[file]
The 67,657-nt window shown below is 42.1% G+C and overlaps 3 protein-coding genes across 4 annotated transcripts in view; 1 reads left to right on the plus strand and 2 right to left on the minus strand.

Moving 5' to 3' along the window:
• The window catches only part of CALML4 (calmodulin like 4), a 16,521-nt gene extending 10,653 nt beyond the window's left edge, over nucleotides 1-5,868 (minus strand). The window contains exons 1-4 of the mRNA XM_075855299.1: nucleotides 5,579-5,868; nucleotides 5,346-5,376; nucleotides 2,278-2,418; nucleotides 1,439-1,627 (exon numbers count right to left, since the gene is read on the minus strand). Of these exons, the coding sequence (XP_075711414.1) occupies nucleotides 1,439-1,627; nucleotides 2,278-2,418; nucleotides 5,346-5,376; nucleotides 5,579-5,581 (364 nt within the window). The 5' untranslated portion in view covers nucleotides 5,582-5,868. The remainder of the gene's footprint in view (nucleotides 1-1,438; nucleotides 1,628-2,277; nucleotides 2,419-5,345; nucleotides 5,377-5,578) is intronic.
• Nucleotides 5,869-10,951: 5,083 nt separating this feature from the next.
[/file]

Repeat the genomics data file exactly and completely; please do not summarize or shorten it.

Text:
The 67,657-nt window shown below is 42.1% G+C and overlaps 3 protein-coding genes across 4 annotated transcripts in view; 1 reads left to right on the plus strand and 2 right to left on the minus strand.

Moving 5' to 3' along the window:
• The window catches only part of CALML4 (calmodulin like 4), a 16,521-nt gene extending 10,653 nt beyond the window's left edge, over nucleotides 1-5,868 (minus strand). The window contains exons 1-4 of the mRNA XM_075855299.1: nucleotides 5,579-5,868; nucleotides 5,346-5,376; nucleotides 2,278-2,418; nucleotides 1,439-1,627 (exon numbers count right to left, since the gene is read on the minus strand). Of these exons, the coding sequence (XP_075711414.1) occupies nucleotides 1,439-1,627; nucleotides 2,278-2,418; nucleotides 5,346-5,376; nucleotides 5,579-5,581 (364 nt within the window). The 5' untranslated portion in view covers nucleotides 5,582-5,868. The remainder of the gene's footprint in view (nucleotides 1-1,438; nucleotides 1,628-2,277; nucleotides 2,419-5,345; nucleotides 5,377-5,578) is intronic.
• Nucleotides 5,869-10,951: 5,083 nt separating this feature from the next.